IRAN: At least 76 people have been killed by Iranian security forces during 11 days of internal unrest sparked by the death of a woman in police custody, activists say.
Iran Human Rights (IHR), a Norway-based organization, accused authorities of using disproportionate force and live ammunition to suppress the dissent.
“Thirty-five of the deaths were reported in Mazandaran and Gilan provinces, north of Tehran, and 24 in the Kurdish-populated, north-western provinces of West Azerbaijan, Kermanshah, Kurdistan, and Ilam,” it added.
Iranian officials have also cited the arrests of over 1,200 people.
State media have put the casualty toll at 41, including several security personnel, and blamed the “rioters” who were causing havoc in the country, inciting total “chaos”.
Hundreds of protesters, including journalists, have been detained for expressing their anger over the prominent role played by Iran’s notorious “moral police” in the alleged murder of a 22-year-old Kurdish woman named Mahsa Amini, who apparently failed to adhere to strict clothing conduct.
“The risk of torture and ill-treatment of protesters is serious, and the use of live ammunition against protesters is an international crime,” said IHR’s director Mahmood Amiry-Moghaddam. “The world must defend the Iranian people’s demands for their fundamental rights.”
The UN Human Rights Office also said it was very concerned by the authorities’ violent response and urged them to respect the right to protest peacefully.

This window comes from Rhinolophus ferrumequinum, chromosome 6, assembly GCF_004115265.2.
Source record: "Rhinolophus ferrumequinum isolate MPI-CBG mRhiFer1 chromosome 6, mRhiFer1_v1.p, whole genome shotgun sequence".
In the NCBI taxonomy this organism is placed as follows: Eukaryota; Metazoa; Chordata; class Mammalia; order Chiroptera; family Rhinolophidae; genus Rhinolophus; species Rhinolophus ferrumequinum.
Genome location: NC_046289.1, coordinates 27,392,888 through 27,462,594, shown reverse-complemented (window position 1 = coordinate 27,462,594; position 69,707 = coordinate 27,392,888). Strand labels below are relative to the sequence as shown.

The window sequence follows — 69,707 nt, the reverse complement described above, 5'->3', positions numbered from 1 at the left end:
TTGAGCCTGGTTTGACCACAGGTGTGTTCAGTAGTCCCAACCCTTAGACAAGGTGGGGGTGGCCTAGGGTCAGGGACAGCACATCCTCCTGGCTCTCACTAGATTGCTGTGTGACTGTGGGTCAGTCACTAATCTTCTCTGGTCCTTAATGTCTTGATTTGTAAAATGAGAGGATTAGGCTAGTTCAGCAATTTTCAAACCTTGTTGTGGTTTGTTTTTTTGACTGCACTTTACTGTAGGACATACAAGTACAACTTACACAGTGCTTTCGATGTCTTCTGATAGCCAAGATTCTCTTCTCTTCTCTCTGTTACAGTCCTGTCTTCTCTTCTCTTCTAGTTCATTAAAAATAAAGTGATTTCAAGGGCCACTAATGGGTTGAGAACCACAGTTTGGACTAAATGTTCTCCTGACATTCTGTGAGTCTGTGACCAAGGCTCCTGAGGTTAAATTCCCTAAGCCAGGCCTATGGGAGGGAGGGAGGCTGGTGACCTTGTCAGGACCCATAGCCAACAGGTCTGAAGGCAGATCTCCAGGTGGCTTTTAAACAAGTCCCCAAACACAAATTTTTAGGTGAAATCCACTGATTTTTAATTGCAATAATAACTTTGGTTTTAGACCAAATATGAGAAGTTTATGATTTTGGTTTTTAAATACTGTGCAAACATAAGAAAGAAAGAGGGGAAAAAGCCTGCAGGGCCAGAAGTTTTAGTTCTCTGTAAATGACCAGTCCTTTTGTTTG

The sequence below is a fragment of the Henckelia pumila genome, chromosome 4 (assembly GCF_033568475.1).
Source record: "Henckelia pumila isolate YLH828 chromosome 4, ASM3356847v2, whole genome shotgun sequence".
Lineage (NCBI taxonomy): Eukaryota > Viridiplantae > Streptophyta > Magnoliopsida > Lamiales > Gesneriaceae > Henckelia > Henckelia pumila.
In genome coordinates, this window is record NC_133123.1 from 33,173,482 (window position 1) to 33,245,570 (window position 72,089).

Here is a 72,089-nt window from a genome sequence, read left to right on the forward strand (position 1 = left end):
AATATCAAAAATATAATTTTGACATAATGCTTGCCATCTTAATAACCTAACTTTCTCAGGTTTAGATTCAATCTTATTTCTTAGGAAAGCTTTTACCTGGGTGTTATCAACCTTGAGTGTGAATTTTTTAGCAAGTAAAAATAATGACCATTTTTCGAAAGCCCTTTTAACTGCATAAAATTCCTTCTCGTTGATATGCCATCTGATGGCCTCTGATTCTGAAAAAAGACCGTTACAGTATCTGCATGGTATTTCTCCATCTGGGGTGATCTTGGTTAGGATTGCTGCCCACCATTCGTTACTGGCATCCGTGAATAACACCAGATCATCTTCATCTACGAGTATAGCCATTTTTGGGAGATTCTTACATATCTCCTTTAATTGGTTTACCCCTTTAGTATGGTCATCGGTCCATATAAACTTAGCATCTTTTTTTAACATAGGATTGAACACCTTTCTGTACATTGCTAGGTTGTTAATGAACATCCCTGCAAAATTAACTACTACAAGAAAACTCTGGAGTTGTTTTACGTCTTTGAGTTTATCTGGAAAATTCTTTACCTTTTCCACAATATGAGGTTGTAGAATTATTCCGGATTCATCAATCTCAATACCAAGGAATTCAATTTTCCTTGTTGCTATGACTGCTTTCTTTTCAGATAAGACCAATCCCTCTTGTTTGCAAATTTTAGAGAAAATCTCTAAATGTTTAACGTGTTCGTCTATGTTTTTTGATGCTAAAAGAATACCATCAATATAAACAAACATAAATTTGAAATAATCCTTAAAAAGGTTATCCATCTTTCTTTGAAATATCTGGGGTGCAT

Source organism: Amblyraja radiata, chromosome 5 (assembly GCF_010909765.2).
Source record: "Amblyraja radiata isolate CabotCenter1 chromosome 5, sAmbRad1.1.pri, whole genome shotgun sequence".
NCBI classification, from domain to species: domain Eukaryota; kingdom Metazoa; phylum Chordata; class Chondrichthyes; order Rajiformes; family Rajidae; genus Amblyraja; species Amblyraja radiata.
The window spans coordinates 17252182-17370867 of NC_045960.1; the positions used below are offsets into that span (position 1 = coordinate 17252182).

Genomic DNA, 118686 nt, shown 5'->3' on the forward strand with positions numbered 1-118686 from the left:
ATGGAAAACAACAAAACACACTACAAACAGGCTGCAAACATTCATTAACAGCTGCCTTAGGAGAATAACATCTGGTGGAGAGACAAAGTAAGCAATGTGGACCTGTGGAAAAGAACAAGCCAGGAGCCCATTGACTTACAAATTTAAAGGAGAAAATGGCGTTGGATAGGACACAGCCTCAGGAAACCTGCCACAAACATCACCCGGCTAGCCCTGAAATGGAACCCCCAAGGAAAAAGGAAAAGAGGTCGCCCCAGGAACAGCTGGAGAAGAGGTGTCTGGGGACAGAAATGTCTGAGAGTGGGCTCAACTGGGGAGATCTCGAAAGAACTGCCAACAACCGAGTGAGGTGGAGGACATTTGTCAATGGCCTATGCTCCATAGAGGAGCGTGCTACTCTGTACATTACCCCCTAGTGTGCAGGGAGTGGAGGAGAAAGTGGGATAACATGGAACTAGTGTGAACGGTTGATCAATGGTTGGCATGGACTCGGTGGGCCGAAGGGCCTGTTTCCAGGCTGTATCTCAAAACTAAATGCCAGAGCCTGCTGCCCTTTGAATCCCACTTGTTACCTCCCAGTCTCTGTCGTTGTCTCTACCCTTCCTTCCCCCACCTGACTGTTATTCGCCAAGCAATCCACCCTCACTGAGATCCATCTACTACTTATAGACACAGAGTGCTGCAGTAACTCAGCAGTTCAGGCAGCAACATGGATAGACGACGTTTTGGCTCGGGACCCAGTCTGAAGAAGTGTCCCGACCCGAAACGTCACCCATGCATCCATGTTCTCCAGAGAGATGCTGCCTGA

The anti-government demonstrations have spread like wildfire to more than 80 cities and towns across Iran since the funeral of Amini on September 17.
Mahsa Amini’s Death
The 22-year-old Kurdish woman from the north-western city of Saqez had been visiting the capital, Tehran, on September 13 when she was arrested by morality police officers for allegedly violating the strict law requiring women to cover their hair with a hijab, or headscarf.
She eventually collapsed after being taken to a detention centre to be “educated” and died in the hospital just three days later while in a coma.
The police ruled out the cause of death as sudden heart failure but her family suspects she had been brutally beaten by officers.
The protests against the morality police and hijab law triggered by her death quickly evolved into the most serious challenge that Iran’s Shia Muslim clerical establishment has faced in years.
The protests have turned chaotic and grizzly as thousands of women have taken to the streets and resorted to openly burning their veils or cutting off their long hair in public rebellion against the government’s qualms about women’s virtuous clothing.
Social media posts have shown women committing these acts of defiance in full view of the moral codes of the Islamic Republic in the backdrop of cheers and chants of “Women, life, freedom” and “Death to the Dictator”– a reference to the Supreme Leader, Ayatollah Khamenei.
On Monday, protests were reported in Tehran and a number of other cities, including Yazd, in the centre of the country, and Tabriz and Sanandaj, in the northwest.
Students and teachers at more than 20 universities also staged a strike and walked out of their classrooms.
Consequently, the case has drawn international attention and downright condemnation.
The US-based Committee to Protect Journalists (CPJ) demanded the release of at least 20 reporters and bloggers who had been detained at the protests, as well as human rights defenders, lawyers, and civil society activists.
“Iranian security forces must drop their repressive measures against the journalists telling this critical story and restore the internet access that is vital to keep the public informed,” the CPJ said.
President Ebrahim Raisi has meanwhile spoken of the need to “take decisive action against opponents of the security and peace of the country.”